Higgs, Englert win Nobel Prize in Physics
The Nobel Assembly at Karolinska Institutet on Tuesday decided to award the Nobel Prize in Physics to two scientists for their works on the theory of the Higgs boson.
The prize was shared by Peter Higgs of the UK and Francois Englert from Belgium.
"Francois Englert and Peter W. Higgs are jointly awarded the Nobel Prize in Physics 2013 for the theory of how particles acquire mass. In 1964, they proposed the theory independently of each other (Englert together with his now deceased colleague Robert Brout). In 2012, their ideas were confirmed by the discovery of a so called Higgs particle at the CERN laboratory outside Geneva in Switzerland," the Nobel Assembly at Karolinska Institutet said in a statement on Tuesday.
The awarded theory is a central part of the Standard Model of particle physics that describes how the world is constructed.
"According to the Standard Model, everything, from flowers and people to stars and planets, consists of just a few building blocks: matter particles. These particles are governed by forces mediated by force particles that make sure everything works as it should," read the statement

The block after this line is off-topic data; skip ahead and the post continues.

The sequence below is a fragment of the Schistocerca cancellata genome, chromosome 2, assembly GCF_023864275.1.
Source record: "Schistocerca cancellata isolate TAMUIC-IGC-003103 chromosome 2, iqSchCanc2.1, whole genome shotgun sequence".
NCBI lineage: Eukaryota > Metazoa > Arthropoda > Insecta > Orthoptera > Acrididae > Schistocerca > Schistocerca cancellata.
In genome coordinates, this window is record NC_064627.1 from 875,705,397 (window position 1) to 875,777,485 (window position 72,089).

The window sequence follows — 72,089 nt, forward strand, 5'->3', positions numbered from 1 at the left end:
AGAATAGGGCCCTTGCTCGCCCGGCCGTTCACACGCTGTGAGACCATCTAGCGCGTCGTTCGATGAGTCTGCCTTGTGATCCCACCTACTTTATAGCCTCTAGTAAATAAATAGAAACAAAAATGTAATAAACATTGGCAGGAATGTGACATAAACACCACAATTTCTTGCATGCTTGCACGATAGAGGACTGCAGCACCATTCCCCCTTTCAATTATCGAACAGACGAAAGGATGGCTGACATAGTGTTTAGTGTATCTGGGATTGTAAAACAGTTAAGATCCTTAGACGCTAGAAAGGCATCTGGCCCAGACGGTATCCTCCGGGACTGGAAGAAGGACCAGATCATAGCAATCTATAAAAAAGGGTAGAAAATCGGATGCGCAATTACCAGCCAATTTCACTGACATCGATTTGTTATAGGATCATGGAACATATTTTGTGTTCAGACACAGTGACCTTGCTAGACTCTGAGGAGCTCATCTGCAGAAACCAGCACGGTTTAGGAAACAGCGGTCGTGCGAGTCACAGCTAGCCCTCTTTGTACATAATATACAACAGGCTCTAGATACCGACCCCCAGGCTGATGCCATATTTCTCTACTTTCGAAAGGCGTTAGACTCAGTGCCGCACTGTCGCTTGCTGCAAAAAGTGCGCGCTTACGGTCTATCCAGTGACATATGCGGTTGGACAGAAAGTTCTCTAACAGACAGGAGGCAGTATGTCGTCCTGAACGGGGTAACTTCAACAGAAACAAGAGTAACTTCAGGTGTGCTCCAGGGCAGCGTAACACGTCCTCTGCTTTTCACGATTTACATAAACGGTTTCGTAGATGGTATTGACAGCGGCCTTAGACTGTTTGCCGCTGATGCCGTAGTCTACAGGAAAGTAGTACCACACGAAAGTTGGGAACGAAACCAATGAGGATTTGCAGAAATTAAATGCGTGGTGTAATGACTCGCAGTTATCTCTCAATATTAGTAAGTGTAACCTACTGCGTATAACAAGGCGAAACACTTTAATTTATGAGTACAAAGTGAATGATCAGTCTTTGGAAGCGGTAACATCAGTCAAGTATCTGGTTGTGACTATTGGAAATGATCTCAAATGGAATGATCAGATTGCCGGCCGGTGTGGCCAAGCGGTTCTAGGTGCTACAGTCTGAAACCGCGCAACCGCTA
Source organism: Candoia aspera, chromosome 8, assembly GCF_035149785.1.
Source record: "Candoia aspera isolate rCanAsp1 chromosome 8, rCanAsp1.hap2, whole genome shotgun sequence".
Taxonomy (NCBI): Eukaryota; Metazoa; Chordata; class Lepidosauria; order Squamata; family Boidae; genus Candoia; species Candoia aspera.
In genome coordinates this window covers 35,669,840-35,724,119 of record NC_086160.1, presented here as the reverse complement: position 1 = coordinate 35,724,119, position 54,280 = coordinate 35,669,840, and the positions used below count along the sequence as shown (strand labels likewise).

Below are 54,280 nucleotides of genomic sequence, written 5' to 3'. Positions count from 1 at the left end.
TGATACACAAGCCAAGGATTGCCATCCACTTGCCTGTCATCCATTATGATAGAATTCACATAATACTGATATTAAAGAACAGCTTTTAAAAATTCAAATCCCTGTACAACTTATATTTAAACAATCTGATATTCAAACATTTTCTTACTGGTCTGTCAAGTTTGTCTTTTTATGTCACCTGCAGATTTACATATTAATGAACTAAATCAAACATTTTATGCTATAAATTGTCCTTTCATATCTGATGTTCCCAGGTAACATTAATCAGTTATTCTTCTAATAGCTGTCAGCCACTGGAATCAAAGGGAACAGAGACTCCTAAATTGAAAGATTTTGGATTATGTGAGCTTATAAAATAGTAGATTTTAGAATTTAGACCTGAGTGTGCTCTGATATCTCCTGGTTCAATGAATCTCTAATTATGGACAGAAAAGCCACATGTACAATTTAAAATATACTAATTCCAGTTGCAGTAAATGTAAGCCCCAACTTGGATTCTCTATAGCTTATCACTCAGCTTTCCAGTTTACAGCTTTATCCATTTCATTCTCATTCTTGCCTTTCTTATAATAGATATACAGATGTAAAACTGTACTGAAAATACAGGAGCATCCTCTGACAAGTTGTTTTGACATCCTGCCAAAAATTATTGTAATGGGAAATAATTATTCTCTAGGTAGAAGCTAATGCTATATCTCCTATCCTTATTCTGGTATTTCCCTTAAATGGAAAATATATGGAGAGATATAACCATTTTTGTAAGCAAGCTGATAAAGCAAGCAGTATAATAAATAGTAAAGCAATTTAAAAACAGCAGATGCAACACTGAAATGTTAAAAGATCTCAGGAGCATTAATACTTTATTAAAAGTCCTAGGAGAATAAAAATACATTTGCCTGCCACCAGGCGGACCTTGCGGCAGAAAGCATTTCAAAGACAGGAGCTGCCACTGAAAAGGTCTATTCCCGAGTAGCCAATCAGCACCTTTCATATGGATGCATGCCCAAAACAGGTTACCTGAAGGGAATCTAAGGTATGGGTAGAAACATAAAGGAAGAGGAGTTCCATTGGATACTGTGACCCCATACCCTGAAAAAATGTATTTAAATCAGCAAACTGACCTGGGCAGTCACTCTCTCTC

"The entire Standard Model also rests on the existence of a special kind of particle: the Higgs particle. This particle originates from an invisible field that fills up all space. Even when the universe seems empty this field is there. Without it, we would not exist, because it is from contact with the field that particles acquire mass. The theory proposed by Englert and Higgs describes this process," it said.
"On 4 July 2012, at the CERN laboratory for particle physics, the theory was confirmed by the discovery of a Higgs particle. CERN's particle collider, LHC (Large Hadron Collider), is probably the largest and the most complex machine ever constructed by humans. Two research groups of some 3,000 scientists each, ATLAS and CMS, managed to extract the Higgs particle from billions of particle collisions in the LHC," the statement said.
CERN congratulates Francois Englert and Peter W. Higgs on the award of the 2013 Nobel Prize in Physics
Meanwhile CERN congratulated both the scientists for their achievements.
"I'm thrilled that this year's Nobel Prize has gone to particle physics," CERN Director General Rolf Heuer said in a statement.
"The discovery of the Higgs boson at CERN last year, which validates the Brout-Englert-Higgs mechanism, marks the culmination of decades of intellectual effort by many people around the world," he said.
(Posted on 09-10-2013)